10.12.2020 2

Kamala Harris, California’s Bad Cop, Victimized the Vulnerable

By Richard McCarty

In the vice presidential debate, Kamala Harris was lucky that Mike Pence chose not to attack her prosecutorial record except to note that, when Harris was the San Francisco district attorney, blacks were 19 times more likely to be charged with minor drug offenses than whites or Hispanics. Harris’s years spent as a prosecutor and state attorney general demonstrate that she lacks integrity and good judgment; consequently, she is unfit to serve as vice president, just one heartbeat from the presidency. As a law enforcement official, Harris focused on winning at any cost, even if that meant that innocent people would be incarcerated or denied compensation for wrongful convictions.

The following are some notable examples of how Harris victimized the vulnerable.

Harris’s office prosecuted Jamal Trulove for the murder of his friend. Trulove was convicted without any physical evidence and only one witness whose testimony shifted over time. Several years later, Trulove’s conviction was overturned; he was retried and acquitted. For his wrongful conviction and the more than six years he spent behind bars, Trulove received a $13.1 million settlement.

In case after case, Harris’s office looked for technicalities to exploit to keep people in prison and bar them from receiving compensation for being unjustly locked up.

  • Harris prolonged Caramad Conley’s time in prison after his wrongful conviction for two murders. Conley’s conviction was vacated after a judge found that the star witness in his case had lied in court and that the prosecution had not shared key evidence with the defense. Harris then decided to retry the case, which kept Conley behind bars. Fortunately for Conley, Harris was moving on, and the new prosecutor quickly dismissed the case against him. Conley subsequently received a $3.5 million payout for his wrongful conviction and 18 years in incarceration.
  • On procedural grounds, Harris’s office opposed vacating the conviction of Jose Diaz, who was wrongfully convicted of rape. Even after Harris’s office dropped its opposition to vacating the conviction, it continued to oppose compensating Diaz. Nonetheless, Diaz was awarded more than $300,000 for his wrongful conviction and nearly nine years of unjust incarceration.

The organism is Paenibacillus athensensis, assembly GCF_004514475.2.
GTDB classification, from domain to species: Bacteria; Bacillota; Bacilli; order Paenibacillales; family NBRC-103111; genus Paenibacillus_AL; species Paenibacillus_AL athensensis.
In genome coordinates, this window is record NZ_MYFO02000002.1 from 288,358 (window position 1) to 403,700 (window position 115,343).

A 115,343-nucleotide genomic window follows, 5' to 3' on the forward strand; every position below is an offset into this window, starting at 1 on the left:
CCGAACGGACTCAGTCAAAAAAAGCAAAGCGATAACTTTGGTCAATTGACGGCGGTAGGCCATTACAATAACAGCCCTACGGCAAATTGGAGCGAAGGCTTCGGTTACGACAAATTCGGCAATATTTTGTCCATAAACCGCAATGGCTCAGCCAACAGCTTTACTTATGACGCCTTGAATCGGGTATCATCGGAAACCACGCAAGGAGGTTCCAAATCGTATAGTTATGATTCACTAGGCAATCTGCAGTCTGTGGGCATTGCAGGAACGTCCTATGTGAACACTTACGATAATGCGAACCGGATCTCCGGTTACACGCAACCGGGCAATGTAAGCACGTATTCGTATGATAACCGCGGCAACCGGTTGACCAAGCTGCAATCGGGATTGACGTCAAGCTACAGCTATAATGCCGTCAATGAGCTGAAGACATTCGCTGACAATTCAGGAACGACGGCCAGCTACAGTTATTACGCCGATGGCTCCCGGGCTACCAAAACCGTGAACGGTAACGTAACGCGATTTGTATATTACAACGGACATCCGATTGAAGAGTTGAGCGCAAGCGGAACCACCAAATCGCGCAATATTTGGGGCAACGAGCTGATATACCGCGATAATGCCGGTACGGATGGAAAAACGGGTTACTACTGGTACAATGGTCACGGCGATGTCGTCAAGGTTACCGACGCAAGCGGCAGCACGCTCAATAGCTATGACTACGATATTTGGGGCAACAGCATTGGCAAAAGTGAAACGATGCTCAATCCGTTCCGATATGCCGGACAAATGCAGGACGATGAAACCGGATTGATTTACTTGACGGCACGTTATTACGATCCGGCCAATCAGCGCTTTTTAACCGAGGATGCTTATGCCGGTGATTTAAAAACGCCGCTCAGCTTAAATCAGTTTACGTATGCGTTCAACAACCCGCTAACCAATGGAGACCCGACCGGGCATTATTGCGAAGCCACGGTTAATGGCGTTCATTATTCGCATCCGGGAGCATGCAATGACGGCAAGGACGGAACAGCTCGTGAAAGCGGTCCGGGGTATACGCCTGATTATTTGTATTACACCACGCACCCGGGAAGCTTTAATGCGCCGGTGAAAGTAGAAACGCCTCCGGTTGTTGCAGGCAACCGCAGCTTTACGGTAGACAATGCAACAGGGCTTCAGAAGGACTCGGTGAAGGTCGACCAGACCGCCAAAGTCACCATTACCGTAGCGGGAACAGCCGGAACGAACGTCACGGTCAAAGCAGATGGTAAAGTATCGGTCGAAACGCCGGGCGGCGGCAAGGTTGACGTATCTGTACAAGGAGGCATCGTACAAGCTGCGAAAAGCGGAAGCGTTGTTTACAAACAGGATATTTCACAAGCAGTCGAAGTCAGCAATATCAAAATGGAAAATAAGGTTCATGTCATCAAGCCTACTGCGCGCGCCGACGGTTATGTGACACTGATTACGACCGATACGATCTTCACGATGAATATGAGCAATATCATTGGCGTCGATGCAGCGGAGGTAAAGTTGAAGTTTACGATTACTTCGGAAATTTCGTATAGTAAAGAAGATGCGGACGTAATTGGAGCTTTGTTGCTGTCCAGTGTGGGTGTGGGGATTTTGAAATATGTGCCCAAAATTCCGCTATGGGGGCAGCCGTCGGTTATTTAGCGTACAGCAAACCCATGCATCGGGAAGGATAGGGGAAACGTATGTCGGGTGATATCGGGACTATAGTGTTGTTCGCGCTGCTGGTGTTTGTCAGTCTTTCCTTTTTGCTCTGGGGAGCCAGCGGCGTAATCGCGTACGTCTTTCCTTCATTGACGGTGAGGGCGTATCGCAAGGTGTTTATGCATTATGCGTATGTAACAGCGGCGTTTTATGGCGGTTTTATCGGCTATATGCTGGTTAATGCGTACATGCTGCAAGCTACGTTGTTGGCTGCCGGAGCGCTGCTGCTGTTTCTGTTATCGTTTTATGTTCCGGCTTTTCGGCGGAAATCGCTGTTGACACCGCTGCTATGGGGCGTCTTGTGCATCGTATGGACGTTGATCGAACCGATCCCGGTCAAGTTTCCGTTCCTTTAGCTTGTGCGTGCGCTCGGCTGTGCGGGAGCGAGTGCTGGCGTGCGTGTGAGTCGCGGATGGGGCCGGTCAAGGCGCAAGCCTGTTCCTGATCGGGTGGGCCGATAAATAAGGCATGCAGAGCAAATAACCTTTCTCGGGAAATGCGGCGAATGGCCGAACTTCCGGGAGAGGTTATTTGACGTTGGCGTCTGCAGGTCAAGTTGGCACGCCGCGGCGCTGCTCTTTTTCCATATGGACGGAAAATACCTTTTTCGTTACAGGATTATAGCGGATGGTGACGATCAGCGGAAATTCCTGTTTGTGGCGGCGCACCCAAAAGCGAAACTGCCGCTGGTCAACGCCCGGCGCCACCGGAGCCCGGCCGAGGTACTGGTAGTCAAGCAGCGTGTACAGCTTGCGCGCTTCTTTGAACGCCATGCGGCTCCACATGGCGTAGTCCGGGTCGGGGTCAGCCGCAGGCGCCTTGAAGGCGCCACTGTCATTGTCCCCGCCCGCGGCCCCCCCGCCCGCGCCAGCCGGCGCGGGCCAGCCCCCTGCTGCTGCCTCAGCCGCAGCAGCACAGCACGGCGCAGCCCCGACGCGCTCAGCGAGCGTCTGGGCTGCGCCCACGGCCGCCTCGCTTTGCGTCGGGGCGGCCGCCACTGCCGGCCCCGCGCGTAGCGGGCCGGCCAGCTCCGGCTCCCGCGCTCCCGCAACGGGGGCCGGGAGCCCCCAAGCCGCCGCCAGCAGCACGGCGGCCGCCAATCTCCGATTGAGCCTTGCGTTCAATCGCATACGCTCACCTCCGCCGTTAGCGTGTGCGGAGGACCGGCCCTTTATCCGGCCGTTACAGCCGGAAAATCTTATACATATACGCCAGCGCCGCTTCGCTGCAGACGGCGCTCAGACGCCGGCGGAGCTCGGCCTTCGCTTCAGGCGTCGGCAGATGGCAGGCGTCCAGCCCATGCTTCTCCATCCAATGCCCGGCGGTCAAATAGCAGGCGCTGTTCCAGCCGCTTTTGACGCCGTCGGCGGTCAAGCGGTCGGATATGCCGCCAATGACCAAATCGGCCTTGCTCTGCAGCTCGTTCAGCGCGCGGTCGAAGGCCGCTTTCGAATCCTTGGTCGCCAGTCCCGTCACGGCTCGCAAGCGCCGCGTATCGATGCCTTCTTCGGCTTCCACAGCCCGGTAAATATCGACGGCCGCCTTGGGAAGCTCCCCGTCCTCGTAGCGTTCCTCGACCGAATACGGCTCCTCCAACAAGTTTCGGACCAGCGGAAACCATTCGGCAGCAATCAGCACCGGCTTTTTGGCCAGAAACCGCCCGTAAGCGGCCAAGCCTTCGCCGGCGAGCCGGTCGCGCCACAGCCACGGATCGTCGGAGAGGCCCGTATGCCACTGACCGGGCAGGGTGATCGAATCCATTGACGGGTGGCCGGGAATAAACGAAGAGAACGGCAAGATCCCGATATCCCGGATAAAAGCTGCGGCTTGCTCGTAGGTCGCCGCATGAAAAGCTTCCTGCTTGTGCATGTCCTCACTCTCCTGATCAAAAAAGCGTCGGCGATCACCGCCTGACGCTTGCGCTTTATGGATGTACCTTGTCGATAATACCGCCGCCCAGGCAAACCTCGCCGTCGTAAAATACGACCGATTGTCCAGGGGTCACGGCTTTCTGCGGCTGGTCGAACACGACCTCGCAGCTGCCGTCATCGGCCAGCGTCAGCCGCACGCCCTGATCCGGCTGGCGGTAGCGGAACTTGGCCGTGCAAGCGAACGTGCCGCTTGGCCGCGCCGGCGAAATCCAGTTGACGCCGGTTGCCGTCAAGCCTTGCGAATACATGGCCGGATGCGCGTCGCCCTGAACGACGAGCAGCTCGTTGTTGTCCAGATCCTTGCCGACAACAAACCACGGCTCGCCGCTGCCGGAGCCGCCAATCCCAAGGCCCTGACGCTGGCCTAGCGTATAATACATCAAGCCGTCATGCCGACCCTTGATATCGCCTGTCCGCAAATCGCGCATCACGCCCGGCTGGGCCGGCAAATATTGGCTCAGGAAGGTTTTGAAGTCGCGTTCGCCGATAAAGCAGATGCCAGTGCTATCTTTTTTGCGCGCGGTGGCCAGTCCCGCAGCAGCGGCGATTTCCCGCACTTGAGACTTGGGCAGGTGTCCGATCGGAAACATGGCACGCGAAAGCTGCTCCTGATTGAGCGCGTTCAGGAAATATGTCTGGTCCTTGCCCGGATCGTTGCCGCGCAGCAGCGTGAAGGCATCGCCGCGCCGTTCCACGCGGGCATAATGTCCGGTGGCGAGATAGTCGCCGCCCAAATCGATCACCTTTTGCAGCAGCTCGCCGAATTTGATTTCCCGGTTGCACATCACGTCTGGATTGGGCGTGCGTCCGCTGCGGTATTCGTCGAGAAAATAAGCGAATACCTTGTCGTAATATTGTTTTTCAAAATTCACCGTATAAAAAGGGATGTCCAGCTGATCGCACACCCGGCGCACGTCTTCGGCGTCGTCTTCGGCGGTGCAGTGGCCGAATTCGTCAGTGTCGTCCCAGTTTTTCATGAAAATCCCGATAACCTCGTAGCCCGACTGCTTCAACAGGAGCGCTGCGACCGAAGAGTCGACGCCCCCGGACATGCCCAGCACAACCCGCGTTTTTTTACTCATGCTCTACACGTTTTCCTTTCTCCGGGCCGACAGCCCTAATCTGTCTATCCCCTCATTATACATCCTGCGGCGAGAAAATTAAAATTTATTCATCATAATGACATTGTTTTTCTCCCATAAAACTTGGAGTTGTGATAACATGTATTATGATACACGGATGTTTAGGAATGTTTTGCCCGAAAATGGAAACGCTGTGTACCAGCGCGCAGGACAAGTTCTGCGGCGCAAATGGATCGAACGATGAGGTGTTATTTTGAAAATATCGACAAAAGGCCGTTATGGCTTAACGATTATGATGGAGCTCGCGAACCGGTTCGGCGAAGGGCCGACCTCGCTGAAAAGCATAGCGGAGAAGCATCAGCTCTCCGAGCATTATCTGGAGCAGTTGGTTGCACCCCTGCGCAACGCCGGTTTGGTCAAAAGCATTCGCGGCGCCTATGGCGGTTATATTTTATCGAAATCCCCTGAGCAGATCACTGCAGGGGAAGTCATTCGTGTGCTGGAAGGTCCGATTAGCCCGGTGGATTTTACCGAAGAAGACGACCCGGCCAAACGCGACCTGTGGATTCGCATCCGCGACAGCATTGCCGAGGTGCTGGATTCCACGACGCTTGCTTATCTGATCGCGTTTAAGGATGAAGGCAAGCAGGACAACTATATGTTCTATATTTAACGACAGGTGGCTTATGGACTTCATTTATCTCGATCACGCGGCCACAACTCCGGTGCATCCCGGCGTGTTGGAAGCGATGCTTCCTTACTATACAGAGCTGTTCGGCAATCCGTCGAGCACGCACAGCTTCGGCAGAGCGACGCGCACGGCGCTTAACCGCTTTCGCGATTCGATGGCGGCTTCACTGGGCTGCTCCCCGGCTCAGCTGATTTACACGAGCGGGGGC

• Harris opposed compensating Rafael Madrigal even though he was wrongfully convicted of murder and spent nine years behind bars.
  • Harris’s lawyers argued that nonviolent prisoners should be kept in prison because the state might need them to fight wildfires, for which they would have been paid about $2 a day.

When a police laboratory technician was suspected of intentionally sabotaging her work, Harris’s office withheld the information from defense attorneys. After the public found out about the technician’s misconduct, Harris fought the dismissal of cases that the technician had handled and even had the gall to accuse a judge presiding over some of the cases of a conflict of interest. In the end, about 1,000 cases were dismissed.

In a 2010 speech, Harris proudly told of her plan to prosecute the parents of truant students. Her staff was not pleased with the idea initially, but she proceeded anyway. First, she sent all of the local public school parents a letter threatening them with jail if their children were truant. Then she sent her prosecutors to meet with principals and parents of truant students and told her prosecutors to “look really mean” in hopes of intimidating the parents. Incredibly, Harris went on in her speech to tell the story of a homeless mother who was ensnared by Harris’s anti-truancy program. The mother had three kids and was working two jobs. According to Harris, the woman “just needed some help” – and Harris helped by filing charges.

Not content to just harass parents in San Francisco, she successfully pushed for statewide legislation making the parents of truant students subject to fines up to $2,000 and up to a year in jail. Two years after Harris’s law passed, Cheree Peoples was publicly arrested and humiliated in front of the media because her daughter was allegedly truant. The problem is that Cheree’s daughter was not truant: she was sick. The girl suffered from sickle cell anemia and was frequently hospitalized and in pain. The girl’s school was even aware of her condition. One would think that such a situation would quickly be resolved and an apology issued to Cheree, but, in fact, her legal ordeal lasted for more than two years. Ridiculously, after sponsoring and championing the truancy bill, Harris claimed that jailing parents was an “unintended consequence.”

Due to Joe Biden’s advanced age, additional scrutiny of his vice-presidential candidate is warranted. Judging by Harris’s record as a law enforcement official, she seems to have been driven by a desire to rack up convictions at any cost, to keep people behind bars on technicalities, and to deprive people of compensation for wrongful convictions. Because Harris’s decisions, policies, and personnel harmed blacks and Hispanics, it would be a shame if she were elected with the support of minorities.

Richard McCarty is Director of Research for the Americans for Limited Government Foundation.

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